By Cynthia Koons
Soon Flushing's Robert Emhardt, Christopher Califano, David Callan, John Power and College Point's Steven Martinez will join them in the ranks that only 2 percent of Boy Scouts achieve.
In ceremonies at 8 p.m. on Feb. 7 at the Lutheran School of Bayside for the Flushing scouts and Feb. 8 at the First Reformed Church in College Point for Martinez, these five boys were scheduled to be honored as Eagle Scouts, the highest recognition a Boy Scout can earn.
Martinez's ceremony will be held at 10 a.m. Feb. 8.
“They have done good work for the community,” said Boy Scout Troop 1 Master Jack Baer, who oversaw Emhardt's, Califano's, Callan's and Power's projects. “One of the things we try to do is create quality adults.”
To achieve the status of Eagle Scout, a Boy Scout must demonstrate ability in the areas of leadership, outdoor skills and service.
After passing tests and earning merit badges, a scout must initiate a final project, which involves leading a group of either adults or children and working with a community group to serve the public in some way.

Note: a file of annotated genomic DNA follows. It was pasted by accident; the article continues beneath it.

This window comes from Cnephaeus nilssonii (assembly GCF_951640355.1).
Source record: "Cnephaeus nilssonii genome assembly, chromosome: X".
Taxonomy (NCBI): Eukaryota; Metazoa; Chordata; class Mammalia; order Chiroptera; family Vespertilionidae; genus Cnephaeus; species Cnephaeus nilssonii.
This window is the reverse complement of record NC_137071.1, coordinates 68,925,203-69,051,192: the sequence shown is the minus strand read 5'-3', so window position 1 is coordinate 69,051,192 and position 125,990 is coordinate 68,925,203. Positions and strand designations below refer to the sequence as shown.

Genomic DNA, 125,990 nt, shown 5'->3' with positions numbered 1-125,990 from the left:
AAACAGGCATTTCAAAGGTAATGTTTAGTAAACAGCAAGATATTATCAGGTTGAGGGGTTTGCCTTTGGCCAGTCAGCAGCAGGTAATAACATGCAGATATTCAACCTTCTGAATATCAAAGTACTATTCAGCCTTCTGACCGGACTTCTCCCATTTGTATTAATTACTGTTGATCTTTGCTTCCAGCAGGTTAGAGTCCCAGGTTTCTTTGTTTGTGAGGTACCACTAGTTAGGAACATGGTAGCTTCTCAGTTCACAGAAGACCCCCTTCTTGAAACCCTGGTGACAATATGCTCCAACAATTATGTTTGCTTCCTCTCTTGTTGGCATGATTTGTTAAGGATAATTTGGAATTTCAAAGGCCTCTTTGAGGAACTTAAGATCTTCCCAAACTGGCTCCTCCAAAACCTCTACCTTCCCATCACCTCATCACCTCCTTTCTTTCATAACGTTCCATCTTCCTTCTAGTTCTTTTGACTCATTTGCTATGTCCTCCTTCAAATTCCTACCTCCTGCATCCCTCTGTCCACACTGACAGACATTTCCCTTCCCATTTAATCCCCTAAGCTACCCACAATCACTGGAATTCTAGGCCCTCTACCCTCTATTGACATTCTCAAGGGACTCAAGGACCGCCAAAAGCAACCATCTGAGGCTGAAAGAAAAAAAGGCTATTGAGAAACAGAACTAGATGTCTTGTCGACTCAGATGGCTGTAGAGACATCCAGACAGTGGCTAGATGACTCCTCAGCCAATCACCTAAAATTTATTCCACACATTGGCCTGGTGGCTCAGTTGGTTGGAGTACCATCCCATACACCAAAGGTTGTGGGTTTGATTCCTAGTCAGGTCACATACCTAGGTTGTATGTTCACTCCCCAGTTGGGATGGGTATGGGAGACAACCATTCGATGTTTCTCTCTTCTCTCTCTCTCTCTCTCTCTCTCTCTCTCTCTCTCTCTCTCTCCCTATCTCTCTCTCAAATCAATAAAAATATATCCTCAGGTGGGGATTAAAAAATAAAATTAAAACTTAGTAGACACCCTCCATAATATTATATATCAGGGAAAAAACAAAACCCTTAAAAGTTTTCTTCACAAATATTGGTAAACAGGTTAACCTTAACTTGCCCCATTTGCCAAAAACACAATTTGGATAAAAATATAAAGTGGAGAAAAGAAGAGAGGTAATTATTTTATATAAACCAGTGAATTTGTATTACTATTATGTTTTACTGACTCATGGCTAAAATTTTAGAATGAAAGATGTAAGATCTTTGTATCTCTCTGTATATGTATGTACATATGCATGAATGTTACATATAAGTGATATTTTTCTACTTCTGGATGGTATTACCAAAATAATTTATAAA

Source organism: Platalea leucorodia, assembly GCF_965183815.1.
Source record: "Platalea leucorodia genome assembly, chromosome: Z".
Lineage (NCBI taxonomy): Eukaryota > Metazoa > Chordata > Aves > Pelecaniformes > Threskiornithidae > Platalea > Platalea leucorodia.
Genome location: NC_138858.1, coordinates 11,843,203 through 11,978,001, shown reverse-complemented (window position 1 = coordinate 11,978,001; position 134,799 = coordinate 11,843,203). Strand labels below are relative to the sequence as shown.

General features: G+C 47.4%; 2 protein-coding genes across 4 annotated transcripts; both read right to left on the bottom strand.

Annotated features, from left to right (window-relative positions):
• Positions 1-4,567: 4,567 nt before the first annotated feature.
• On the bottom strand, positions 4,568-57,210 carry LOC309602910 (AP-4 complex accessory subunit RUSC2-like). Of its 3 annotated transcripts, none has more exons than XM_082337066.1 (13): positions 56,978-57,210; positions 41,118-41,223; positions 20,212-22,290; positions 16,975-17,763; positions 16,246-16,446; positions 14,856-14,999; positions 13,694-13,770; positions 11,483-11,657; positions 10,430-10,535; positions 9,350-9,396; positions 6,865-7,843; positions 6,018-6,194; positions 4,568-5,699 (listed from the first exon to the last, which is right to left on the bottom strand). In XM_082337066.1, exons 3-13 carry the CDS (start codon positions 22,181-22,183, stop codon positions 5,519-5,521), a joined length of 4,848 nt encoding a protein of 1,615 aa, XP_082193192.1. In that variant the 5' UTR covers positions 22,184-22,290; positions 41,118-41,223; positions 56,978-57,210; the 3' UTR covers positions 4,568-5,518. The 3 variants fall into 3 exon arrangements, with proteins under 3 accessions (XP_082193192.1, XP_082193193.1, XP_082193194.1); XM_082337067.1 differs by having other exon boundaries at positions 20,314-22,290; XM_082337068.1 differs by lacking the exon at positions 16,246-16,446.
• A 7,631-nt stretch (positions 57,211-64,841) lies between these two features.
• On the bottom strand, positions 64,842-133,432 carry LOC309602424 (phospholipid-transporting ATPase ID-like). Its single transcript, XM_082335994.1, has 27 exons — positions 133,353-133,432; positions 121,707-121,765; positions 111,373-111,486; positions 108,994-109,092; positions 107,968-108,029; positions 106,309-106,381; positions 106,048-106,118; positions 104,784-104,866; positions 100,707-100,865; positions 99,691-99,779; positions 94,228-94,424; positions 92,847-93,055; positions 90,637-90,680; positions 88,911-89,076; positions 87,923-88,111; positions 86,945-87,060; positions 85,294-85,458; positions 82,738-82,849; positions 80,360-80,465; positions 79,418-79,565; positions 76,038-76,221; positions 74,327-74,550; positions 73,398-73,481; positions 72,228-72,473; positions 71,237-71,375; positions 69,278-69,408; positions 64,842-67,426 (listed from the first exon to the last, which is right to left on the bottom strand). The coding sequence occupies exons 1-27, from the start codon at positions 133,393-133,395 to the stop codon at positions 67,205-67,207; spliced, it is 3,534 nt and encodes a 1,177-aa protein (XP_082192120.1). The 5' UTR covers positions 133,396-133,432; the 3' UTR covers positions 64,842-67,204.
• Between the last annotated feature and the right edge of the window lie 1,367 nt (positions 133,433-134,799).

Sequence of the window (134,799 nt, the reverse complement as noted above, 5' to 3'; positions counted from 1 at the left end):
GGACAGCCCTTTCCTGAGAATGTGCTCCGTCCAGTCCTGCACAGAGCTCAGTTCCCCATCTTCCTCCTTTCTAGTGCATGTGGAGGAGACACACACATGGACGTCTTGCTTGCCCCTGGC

Power, 17, repainted a pet rescue shelter in Flushing and solicited donations to help feed the animals there, Bill Zlata of the Dad's Club of the Boy Scout's Troop 1 said.
Now an assistant troop leader, Emhardt, 18, also took hold of some paint brushes in order to erase graffiti blemishes from fire hydrants in the neighborhood around St. Kevin's Parish, Zlata said.
Callan, 17, established a clothing drive for developmentally disabled adults and children of single mothers. His fellow scout, Califano, also 17, conducted a blood drive with New York Hospital Medical Center of Queens and collected 57 pints of blood.
“It's a really challenging experience for them, something they'll look back on in 20 or 30 years and think, 'Wow, that's the hardest thing I've done,'” Baer said.
The Flushing troop is one of the original Boy Scout troops in the country and was established in 1910, when the organization was founded.
To have four Eagle Scouts from one troop in a given year, Baer said, is a significant achievement. With 60 scouts, Troop 1 is one of the largest Boy Scouts organizations in Queens.
Richard Abbadessa, the scout master of College Point's Troop 20, could not be reached for comment about Martinez's project.
Reach reporter Cynthia Koons by e-mail at email@example.com or call 718-229-0300, Ext. 141.